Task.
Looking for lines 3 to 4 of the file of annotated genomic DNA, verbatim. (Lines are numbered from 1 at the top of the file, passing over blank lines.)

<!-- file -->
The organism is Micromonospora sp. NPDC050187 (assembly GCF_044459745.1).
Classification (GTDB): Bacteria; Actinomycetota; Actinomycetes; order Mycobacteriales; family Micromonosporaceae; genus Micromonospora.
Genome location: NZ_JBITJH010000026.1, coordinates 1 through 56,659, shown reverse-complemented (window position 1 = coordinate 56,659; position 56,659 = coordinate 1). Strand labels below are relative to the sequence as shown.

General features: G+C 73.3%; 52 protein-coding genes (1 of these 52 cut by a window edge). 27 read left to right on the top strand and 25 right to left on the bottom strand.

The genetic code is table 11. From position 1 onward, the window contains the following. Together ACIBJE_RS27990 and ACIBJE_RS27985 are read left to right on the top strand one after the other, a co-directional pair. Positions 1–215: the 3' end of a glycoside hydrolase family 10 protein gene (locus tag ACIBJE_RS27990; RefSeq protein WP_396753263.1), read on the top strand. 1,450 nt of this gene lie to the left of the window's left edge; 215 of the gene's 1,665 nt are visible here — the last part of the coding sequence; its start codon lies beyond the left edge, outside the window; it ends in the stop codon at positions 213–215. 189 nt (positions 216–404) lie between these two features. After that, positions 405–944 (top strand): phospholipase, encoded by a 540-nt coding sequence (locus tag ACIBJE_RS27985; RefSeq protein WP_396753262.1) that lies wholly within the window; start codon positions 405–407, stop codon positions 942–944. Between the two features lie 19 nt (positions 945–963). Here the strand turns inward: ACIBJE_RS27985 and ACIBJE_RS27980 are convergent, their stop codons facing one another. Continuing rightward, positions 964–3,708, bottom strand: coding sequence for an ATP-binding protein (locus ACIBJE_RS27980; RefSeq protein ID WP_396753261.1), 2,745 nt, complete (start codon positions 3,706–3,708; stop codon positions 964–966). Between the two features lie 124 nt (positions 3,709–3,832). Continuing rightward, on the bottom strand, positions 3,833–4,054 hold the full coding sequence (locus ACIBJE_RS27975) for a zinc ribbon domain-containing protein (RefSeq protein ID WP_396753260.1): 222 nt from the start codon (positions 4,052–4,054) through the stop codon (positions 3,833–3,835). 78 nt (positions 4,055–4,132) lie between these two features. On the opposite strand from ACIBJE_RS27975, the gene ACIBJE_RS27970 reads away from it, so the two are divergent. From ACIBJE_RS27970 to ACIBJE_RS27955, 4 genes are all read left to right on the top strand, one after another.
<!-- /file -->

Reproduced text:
Genome location: NZ_JBITJH010000026.1, coordinates 1 through 56,659, shown reverse-complemented (window position 1 = coordinate 56,659; position 56,659 = coordinate 1). Strand labels below are relative to the sequence as shown.

General features: G+C 73.3%; 52 protein-coding genes (1 of these 52 cut by a window edge). 27 read left to right on the top strand and 25 right to left on the bottom strand.